STOMP has toured the world for 22 years and returns to Aotea Centre from August 6-11. It's probably better suited to older kids who will enjoy the creativity of eight performers who use everything from supermarket trolleys to Zippo lighters, plastic bags, bin lids, and even the kitchen sink to hammer out loud, explosively feel-good rhythms. See the-edge.co.nz.
If you're reading this early, there's still time to head to the Amazing Magic Show with Vas Kovalski at the Waiuku War Memorial Town Hall, Queen St, Waiuku. It's a family show which explores the art of fire, magic and mystery and there are hour-long performances today at midday, 2.30pm and 6.30pm.
Meanwhile, what's described as the biggest selling magic show on Earth comes to The Civic from Wednesday, May 22 to Sunday, June 2. The Illusionists features internationally renowned grand master musicians and their assistants plus a live band. Show producers say it revolutionises the age-old art form and brings a contemporary twist to conjuring, tricks and illusions. See the-edge.co.nz for more.
They're back! The Disney Princesses return to Auckland's Vector Arena from Saturday, June 1 to Monday, June 3 in a new show: Disney Princesses and Heroes. The emphasis is on being brave, independent and living your dreams with stories of Little Mermaid Ariel, Sleeping Beauty, Cinderella, Jasmine and Aladdin, Belle, Snow White and Tiana told using skating, on-ice acrobatics and special effects. Disney's newest princess, Rapunzel, makes a (hair-raising?) appearance.
Tickets start from $28.50. See vectorarena.co.nz for more.
In July, Slava's Snowshow blows into Auckland. Following performances with Cirque du Soleil's Alegria, Slava Polunin created his own show which fuses traditional and modern theatrical clowning with stunning special effects including a snowstorm to whirl around the auditorium. As magical as it is, the show is recommended for those aged 8 years old and above because of the realistic snowstorm and blizzard scenes; not to mention a giant cobweb! See the-edge.co.nz or lunchbox-productions.co.nz for details.
Newmarket-based Opera Factory is a training space for singers and a place where opera enthusiasts can share a love of music and performing. This month, children's opera The Little Sweep will rock the stage as it takes youngsters on a journey back to London in 1810 to tell the story of Sam, a young chimney sweep determined to make the most of life. Written by Benjamin Britten, the hour-long show features a cast of talented young performers and is suitable for all ages. The Little Sweep is on from Wednesday, April 24 to Friday, April 26, with shows at 2pm and 6pm at Opera Factory, 7 Eden St, Newmarket. Tickets are $20 for adults, $10 for children and the under 5s get in free. You can book at iticket.co.nz or on (09) 361 1000; for more information on Opera Factory call (09) 921 7801 or see operafactory.com.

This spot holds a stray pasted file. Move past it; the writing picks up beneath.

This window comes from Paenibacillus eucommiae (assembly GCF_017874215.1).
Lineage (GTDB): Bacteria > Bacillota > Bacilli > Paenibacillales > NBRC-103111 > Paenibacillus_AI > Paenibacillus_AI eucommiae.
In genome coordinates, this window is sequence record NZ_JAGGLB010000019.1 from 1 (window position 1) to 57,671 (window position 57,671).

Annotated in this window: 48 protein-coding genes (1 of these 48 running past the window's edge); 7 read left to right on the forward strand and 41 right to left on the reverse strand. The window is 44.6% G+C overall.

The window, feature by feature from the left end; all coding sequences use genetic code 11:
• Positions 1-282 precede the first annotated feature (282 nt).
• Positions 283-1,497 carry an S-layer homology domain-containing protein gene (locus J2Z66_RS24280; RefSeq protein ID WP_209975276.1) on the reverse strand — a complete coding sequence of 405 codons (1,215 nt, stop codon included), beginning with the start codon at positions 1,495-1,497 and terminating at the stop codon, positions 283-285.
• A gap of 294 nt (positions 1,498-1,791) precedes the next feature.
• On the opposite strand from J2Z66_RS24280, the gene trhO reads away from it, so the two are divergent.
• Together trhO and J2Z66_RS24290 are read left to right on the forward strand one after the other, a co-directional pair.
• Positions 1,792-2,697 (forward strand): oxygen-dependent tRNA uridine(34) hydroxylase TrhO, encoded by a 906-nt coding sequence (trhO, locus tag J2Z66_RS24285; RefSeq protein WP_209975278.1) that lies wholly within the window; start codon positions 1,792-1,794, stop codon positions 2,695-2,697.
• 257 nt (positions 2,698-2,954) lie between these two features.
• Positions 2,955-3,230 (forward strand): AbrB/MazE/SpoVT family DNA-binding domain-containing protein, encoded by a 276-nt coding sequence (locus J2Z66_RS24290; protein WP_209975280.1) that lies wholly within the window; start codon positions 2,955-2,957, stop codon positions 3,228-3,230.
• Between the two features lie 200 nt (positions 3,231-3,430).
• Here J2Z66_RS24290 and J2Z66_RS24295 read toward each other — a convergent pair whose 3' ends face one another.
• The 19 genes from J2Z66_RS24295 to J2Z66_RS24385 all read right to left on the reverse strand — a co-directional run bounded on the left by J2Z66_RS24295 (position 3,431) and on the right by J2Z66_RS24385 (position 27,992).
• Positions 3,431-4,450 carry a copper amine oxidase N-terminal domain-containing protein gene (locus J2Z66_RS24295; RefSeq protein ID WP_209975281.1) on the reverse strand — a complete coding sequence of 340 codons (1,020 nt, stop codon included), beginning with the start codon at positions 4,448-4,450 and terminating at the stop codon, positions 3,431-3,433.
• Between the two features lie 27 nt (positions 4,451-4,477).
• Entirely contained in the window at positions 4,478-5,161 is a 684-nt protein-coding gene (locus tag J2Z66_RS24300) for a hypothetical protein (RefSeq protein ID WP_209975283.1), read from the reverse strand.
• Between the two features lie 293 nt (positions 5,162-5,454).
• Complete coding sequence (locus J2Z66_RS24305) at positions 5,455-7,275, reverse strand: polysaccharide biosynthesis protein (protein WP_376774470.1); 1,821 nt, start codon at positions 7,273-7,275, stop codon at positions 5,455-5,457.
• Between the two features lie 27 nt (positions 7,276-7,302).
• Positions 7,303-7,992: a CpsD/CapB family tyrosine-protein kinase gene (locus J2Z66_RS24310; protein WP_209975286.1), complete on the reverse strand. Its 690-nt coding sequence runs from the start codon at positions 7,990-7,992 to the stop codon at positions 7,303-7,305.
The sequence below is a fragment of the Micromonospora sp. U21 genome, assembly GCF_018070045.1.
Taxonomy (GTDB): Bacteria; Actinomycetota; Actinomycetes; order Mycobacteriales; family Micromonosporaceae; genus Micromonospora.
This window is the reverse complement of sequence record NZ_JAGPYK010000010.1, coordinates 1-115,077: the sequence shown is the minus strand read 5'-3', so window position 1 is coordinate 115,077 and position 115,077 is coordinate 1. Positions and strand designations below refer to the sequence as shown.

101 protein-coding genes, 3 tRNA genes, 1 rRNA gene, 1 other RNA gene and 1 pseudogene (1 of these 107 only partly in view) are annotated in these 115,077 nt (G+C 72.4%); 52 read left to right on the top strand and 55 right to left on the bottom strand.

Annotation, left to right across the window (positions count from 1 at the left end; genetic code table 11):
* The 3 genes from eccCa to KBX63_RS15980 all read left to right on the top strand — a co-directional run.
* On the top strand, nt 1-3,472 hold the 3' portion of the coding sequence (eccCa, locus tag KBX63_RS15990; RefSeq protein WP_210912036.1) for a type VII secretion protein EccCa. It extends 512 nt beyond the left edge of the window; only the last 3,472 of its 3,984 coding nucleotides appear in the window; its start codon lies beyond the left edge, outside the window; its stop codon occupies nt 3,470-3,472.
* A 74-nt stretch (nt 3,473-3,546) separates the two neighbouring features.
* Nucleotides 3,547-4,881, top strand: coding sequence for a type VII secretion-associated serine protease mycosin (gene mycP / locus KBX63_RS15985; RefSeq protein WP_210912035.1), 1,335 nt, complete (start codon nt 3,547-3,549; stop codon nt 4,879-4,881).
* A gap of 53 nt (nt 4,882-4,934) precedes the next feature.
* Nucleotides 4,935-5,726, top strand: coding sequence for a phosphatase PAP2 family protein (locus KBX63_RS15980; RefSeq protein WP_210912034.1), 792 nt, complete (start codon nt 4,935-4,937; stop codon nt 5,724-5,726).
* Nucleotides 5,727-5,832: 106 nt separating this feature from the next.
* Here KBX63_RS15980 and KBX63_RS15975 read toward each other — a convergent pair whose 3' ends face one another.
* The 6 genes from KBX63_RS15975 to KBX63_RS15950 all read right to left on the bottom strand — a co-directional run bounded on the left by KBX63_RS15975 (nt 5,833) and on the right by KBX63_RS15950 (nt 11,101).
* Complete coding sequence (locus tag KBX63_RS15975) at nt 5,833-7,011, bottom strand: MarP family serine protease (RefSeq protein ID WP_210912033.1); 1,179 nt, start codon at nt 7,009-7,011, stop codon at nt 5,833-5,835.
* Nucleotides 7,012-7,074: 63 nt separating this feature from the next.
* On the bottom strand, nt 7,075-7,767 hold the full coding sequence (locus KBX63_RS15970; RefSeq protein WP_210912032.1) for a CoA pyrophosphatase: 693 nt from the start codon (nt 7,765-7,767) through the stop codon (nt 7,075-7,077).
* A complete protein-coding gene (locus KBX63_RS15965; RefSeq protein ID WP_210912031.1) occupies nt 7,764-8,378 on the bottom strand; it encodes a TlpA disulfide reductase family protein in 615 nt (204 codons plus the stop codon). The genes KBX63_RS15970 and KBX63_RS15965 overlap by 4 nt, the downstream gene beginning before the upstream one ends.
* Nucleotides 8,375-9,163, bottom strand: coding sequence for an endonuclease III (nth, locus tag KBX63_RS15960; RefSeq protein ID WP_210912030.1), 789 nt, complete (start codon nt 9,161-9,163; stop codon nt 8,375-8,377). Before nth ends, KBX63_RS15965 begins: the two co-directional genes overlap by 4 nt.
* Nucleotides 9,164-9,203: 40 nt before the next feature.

Tim Bray Productions has a reputation for quality adaptations of mainly NZ children's stories. These school holidays, the company reprises Margaret Mahy's Dragon of an Ordinary Family at the PumpHouse, Takapuna from Saturday, April 20 to Saturday, May 4 (no shows Anzac Day).
It's all the rage to makeover traditional fairy stories, but Phineas Phrog Productions has been doing it for years. The company's bright and breezy interactive shows are great for the young ones. Three Billy Goats Gruff plays at the Bruce Mason Centre, Takapuna, from Monday, April 29 to Saturday, May 4 at 10.30am daily. See bmcentre.co.nz for more.
Dr Brown Brown Brown Brown Brown & His Singing Tiger comes to Auckland after winning worldwide acclaim. It takes audiences through an ordinary day - from breakfast to bedtime - in the life on one Dr Brown, who has a singing tiger for a companion. Dr Brown's day is far from boring considering it includes a ski race, tennis match and "slightly spectacular" BMX finale. It's madcap, physical comedy at the Herald Theatre, Aotea Centre from Wednesday, May 1 to Sunday, May 5, with shows at 9.30am and 11.30am. See the-edge.co.nz for more.
Want to do the monster mash? Head down to the Nathan Homestead Theatre in Manurewa from Thursday, June 27 to Saturday, June 29 for the family rock'n'roll musical The Rocky Monster Show, a kid-friendly mix of the Addams Family, Young Frankenstein and The Phantom of the Opera with famous 60s and 70s rock songs thrown in. Telephone (09) 267 0180 or email email@example.com for more.
She's the baddest witch in all the world and she's flying into Auckland for the July school holidays! Auckland Theatre Company promises songs, spells, wonders and magic for people of all ages when it stages Badjelly the Witch - with Lisa Chappell in the title role - at the Bruce Mason Centre from Friday, July 12 to Tuesday, July 16.
Capital E National Theatre for Children and the New Zealand Symphony Orchestra transform myth into breathtaking performance with Sky Dancer, a one-off performance at the Auckland Town Hall on Friday, November 8 at 1pm.
Inspired by Witi Ihimaera's novel Sky Dancer, it features a soaring orchestral score, puppets, projects and live performance and is ideal for kids 5 years and up. See the-edge.co.nz for more.